The Habit is Seattle’s funniest sketch comedy group—and they’re calling it quits after one last production. The five longtime friends have been collaborating since the late '90s, and the demands of career, family and geography have finally made it impractical to continue with their new-show-every-year-or-so regimen.
At least they claim they’re done. They’ve said goodbye twice previously, in 2002 and 2006, but they insist—unconvincingly, in my opinion—that this is it. Of course, it’d be just like them to reassemble this time next year like nothing happened. After all, their little comedy kingdom was built on a determined refusal to take anything too seriously. They’ve got a devoted local following and an unbroken run of sold-out shows stretching back several years. They're walking away from a bona-fide legacy.
The Habit’s comedy hustles between self-aware, cosmopolitan raillery and madcap slapstick cartoonishness, often in the space of a single sketch. Each show is the product of an annual retreat in which they brainstorm and bang out new scenarios, the best of which are refined and rehearsed into a single, feature-length production that takes place at the redoubtable Bathhouse Theatre on Greenlake, their home since 2001. Their upcoming show, running November 11–26, will feature new material mixed with audience favorites from their 20-year tenure.
I’ve peered into the individual minds of the Habiteers in this column previously, and for this final (perhaps) installment I asked each of the players to describe their favorite sketch ideas that never got produced. Here are their answers.
"I always wanted the group to tackle a longer format than a sketch. We toyed with the ideas “Die Hard: The Musical” and “A St. Paddy's Day Carol” (Scrooge awakens and throws open his sash: “You there, boy! Go to the market and buy the biggest Coors Light Party Ball you can!”).
There was also an hour-long sketch I pitched to the guys which, yeah, OK, sure, if you want to get all technical about it, you could call a “play.” I’ll secretly harbor resentment about that rejection until my dying day. Don’t tell them."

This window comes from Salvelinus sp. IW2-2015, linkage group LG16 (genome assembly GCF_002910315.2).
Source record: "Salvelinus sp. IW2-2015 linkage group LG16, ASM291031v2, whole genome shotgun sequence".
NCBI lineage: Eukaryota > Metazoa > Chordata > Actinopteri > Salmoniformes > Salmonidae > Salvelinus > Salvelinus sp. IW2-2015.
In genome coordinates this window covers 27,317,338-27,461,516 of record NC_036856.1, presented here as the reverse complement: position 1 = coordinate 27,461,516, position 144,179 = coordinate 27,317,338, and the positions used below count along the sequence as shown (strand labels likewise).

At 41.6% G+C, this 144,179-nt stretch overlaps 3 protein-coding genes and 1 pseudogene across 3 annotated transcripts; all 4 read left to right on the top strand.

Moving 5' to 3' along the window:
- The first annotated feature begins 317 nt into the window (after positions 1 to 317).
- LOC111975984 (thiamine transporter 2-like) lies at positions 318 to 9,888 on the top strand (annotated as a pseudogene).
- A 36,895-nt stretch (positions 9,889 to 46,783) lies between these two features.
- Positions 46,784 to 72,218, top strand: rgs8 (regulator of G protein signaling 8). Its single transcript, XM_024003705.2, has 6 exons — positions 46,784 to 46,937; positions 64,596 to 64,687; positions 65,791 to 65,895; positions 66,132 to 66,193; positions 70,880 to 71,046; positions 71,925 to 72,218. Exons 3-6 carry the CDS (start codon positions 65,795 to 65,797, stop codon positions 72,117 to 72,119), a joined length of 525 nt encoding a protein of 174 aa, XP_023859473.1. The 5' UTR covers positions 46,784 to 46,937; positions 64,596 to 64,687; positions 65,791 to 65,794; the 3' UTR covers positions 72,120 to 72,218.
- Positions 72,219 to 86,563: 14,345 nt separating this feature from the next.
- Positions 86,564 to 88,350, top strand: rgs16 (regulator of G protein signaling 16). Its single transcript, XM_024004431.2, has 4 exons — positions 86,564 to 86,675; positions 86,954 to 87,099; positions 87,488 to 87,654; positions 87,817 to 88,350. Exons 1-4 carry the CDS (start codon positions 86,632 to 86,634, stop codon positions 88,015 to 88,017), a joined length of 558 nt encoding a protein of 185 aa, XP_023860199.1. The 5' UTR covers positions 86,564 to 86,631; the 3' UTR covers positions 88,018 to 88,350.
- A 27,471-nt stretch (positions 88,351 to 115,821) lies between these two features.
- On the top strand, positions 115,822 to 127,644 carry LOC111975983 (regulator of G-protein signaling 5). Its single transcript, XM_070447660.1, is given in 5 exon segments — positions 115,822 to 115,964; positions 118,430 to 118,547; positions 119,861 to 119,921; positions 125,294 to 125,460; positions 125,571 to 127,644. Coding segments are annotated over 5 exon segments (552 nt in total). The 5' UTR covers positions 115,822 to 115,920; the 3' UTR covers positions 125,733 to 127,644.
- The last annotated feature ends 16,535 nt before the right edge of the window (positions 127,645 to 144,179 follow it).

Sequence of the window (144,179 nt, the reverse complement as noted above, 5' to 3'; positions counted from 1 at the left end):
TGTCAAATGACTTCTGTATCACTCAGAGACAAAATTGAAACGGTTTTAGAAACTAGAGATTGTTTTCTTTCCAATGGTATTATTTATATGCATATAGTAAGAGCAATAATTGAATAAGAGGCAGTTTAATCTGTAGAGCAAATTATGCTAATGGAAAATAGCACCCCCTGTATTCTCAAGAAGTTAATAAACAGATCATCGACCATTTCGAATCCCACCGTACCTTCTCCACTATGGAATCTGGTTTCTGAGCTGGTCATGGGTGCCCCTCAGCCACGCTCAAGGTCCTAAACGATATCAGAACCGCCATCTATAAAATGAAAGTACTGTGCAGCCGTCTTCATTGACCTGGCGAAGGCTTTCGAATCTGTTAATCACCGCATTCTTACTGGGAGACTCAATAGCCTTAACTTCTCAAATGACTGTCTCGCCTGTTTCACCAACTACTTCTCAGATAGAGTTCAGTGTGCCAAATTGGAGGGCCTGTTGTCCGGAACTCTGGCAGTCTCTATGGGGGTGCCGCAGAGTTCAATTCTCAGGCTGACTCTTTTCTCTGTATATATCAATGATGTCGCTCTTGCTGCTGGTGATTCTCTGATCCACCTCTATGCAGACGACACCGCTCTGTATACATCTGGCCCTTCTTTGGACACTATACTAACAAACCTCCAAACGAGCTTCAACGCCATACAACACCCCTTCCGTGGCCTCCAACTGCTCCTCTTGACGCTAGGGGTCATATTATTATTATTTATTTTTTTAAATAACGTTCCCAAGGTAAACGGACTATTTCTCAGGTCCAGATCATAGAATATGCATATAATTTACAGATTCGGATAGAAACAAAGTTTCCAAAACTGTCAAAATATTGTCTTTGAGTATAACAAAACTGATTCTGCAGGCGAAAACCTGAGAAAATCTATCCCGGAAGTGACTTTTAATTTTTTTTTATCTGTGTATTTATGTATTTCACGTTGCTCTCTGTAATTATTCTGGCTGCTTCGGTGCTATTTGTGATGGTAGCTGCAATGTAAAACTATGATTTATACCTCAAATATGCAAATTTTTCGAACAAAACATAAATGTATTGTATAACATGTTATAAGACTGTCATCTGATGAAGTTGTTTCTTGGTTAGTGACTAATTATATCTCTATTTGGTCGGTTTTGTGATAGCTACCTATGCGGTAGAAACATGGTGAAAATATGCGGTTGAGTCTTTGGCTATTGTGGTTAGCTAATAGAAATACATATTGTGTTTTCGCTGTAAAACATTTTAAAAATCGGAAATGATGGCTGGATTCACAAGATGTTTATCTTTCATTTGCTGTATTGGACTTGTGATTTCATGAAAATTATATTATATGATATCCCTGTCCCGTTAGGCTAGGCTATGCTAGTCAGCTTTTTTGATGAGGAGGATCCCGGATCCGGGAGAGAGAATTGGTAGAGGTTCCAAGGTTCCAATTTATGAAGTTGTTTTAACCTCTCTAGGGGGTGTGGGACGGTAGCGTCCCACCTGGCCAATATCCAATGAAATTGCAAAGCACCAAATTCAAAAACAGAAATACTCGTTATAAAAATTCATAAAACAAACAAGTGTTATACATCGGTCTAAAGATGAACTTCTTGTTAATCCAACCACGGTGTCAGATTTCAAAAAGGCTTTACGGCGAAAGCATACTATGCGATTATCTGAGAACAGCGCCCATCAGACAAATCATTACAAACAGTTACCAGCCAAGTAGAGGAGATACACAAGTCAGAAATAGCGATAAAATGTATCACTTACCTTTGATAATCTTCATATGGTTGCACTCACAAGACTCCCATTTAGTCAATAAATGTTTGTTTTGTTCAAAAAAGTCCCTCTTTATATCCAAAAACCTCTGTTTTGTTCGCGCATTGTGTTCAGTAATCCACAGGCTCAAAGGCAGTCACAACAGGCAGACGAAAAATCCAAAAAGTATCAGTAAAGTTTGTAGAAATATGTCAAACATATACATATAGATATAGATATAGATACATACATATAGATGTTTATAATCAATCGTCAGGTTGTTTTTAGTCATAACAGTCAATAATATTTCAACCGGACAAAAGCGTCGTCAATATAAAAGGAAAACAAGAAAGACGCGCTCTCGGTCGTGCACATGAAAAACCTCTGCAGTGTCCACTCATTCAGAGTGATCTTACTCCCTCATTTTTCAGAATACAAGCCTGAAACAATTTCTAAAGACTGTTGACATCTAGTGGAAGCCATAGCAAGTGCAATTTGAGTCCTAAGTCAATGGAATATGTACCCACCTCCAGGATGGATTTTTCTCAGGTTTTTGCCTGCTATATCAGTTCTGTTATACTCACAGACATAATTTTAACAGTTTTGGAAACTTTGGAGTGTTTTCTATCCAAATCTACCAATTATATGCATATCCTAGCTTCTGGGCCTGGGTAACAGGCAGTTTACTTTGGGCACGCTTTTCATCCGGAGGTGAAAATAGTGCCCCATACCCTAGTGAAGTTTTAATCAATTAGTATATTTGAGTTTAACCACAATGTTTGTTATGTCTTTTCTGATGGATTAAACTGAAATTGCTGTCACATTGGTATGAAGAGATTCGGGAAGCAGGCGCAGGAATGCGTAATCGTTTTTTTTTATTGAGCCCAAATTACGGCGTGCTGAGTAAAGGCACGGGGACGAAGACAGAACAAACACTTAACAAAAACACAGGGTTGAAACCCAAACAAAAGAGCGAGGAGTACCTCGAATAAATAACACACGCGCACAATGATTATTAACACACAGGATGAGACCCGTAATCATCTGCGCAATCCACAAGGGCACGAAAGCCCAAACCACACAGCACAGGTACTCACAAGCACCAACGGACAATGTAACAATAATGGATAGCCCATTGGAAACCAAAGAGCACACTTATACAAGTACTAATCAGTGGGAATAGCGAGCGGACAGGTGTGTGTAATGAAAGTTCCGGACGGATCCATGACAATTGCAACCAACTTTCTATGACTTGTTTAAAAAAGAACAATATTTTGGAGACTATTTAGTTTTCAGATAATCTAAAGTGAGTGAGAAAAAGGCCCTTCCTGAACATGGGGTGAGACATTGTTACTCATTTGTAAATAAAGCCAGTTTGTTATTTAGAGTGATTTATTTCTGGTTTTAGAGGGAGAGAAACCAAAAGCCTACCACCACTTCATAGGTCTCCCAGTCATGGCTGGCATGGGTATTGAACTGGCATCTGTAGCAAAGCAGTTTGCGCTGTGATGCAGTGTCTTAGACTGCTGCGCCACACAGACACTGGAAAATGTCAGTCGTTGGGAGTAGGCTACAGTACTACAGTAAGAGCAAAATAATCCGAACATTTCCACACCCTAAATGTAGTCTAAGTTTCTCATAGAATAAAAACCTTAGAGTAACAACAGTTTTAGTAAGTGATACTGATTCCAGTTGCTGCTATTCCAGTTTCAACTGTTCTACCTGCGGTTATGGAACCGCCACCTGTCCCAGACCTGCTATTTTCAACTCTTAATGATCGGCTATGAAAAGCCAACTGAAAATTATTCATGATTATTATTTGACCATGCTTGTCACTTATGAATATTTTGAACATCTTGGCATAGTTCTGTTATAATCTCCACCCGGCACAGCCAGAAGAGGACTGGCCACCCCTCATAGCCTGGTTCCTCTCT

"'Area 52' was a sketch about the incompetent rival scientists of Area 51. We kept adding and adding jokes. Very good jokes that still make me laugh, but in the end it was over 10 minutes long and lacked focus. It was essentially a transcript of sitting in a bar with your friends trying to one-up each other with jokes, which is one of my favorite things to do but nothing I would charge money to watch.
I also had a sketch that I'm confident would've been the most groundbreaking piece of comedy ever performed. However, it required 100 live rhinos. We called the zoo and could only get six."
"Favorite sketch that didn't make it: 'Doctors Without Priorities,' a robust non-profit organization that helps doctors travel to the most impoverished corners of the world and enjoy the delicious cocktails on the most beautiful beaches imaginable. Why it couldn't be done: They won't let me cover the stage in sand, or glitter, or even a sharp outcropping of lava.
"Once we seriously discussed asking a Metro bus driver who bore a passing resemblance to James Earl Jones to introduce us to our audience as JEJ and then walk offstage holding up both his middle fingers."
"After Inception came out, we wrote a sketch that begins with lights up on a huge box onstage. Hans Zimmer score starts. Guy carrying a crank walks out in slow motion. He puts the crank into the box and starts to wind. Huge box opens and out pops another guy and another box. The second guy turns the crank on the second box. Out pops another guy holding a box with a crank. In that box is a hand puppet holding a box. Then a scientist comes out with a magnifying glass. When he holds it up to the hand puppet's box, a huge prop version of the magnifying glass gets rolled on stage. And. Uh. I can't remember how the sketch ended. We probably didn't finish it. Didn't matter because it was way too impractical for us to execute. But still, I was excited to do it. Live theater magic and all."
The Habit: The Final Cut runs November 11–26 at the Bathhouse Theatre. More info here.